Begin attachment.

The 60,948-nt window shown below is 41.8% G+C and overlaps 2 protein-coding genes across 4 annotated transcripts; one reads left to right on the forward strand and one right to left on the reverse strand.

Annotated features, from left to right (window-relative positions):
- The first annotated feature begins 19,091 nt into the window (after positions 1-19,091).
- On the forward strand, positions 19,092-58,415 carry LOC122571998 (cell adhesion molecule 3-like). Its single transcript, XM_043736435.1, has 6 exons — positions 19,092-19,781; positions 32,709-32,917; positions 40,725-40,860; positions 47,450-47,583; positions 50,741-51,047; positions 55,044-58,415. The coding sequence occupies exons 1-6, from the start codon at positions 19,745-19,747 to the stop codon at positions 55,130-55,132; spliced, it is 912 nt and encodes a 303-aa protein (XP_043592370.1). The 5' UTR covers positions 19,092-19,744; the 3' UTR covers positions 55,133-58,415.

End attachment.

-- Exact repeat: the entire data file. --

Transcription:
The 60,948-nt window shown below is 41.8% G+C and overlaps 2 protein-coding genes across 4 annotated transcripts; one reads left to right on the forward strand and one right to left on the reverse strand.

Annotated features, from left to right (window-relative positions):
- The first annotated feature begins 19,091 nt into the window (after positions 1-19,091).
- On the forward strand, positions 19,092-58,415 carry LOC122571998 (cell adhesion molecule 3-like). Its single transcript, XM_043736435.1, has 6 exons — positions 19,092-19,781; positions 32,709-32,917; positions 40,725-40,860; positions 47,450-47,583; positions 50,741-51,047; positions 55,044-58,415. The coding sequence occupies exons 1-6, from the start codon at positions 19,745-19,747 to the stop codon at positions 55,130-55,132; spliced, it is 912 nt and encodes a 303-aa protein (XP_043592370.1). The 5' UTR covers positions 19,092-19,744; the 3' UTR covers positions 55,133-58,415.